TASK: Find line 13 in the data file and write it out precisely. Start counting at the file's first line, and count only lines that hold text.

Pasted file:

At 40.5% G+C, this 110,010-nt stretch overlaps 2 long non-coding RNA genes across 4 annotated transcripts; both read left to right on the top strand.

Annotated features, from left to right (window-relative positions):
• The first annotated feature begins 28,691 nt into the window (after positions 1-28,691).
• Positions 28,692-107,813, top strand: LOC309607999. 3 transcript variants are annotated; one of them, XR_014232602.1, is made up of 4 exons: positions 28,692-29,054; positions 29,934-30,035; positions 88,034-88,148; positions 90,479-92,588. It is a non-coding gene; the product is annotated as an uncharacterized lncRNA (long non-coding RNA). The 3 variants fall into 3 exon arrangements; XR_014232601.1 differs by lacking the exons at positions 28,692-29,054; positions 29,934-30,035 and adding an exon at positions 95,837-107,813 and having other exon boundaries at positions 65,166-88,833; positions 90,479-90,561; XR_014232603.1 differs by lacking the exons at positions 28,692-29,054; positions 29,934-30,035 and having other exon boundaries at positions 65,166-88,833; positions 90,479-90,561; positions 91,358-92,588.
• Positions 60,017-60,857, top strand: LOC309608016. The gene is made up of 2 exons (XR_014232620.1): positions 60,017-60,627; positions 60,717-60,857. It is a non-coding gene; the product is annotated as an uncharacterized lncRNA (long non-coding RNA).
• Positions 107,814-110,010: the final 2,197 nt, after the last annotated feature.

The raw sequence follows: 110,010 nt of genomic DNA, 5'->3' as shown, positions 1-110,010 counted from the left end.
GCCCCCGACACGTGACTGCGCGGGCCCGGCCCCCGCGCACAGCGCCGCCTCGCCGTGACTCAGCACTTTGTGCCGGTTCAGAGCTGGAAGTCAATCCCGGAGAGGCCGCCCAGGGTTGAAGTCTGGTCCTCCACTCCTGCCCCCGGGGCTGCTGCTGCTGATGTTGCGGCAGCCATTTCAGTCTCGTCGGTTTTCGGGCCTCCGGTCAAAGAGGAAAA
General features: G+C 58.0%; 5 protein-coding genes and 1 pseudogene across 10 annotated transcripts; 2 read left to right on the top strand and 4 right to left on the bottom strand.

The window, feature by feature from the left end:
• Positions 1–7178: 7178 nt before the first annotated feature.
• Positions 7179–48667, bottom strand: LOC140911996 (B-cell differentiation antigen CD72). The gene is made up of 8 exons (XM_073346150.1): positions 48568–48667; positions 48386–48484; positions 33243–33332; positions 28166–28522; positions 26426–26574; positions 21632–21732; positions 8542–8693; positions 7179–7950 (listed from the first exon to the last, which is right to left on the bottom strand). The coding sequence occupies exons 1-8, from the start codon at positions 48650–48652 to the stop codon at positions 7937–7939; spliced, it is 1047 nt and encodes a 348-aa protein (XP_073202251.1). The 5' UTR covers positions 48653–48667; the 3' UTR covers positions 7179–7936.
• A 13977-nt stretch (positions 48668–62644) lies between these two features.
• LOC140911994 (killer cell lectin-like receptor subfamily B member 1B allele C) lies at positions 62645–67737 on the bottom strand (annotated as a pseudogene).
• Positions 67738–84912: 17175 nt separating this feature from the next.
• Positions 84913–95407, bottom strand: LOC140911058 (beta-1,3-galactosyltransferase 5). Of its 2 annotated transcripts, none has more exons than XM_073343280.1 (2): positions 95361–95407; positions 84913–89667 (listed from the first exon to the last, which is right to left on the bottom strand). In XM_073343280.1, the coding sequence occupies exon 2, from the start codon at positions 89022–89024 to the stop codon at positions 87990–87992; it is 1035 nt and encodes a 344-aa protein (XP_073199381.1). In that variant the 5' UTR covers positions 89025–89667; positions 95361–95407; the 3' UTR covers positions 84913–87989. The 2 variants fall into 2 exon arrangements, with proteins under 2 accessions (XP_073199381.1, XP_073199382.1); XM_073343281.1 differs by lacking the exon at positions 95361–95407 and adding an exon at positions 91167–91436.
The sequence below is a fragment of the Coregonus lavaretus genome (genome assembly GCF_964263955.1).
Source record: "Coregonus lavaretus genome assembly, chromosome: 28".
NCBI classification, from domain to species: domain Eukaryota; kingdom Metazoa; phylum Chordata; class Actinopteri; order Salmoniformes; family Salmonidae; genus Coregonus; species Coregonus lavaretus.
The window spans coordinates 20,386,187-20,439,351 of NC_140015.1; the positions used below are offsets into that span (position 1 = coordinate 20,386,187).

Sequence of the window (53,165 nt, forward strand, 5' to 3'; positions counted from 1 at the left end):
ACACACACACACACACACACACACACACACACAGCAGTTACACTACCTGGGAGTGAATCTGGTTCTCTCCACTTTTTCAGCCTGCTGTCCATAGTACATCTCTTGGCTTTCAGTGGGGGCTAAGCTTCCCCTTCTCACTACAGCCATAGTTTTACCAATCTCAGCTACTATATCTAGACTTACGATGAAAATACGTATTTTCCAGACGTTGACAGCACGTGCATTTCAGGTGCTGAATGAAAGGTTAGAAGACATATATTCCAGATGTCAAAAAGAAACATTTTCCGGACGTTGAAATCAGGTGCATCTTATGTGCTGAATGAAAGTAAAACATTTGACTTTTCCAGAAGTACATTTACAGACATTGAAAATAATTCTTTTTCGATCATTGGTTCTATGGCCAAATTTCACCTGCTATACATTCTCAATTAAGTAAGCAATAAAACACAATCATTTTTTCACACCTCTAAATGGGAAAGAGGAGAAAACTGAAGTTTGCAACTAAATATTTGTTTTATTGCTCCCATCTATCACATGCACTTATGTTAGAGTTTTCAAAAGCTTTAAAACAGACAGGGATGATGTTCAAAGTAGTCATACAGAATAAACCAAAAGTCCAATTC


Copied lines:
• A 13977-nt stretch (positions 48668–62644) lies between these two features.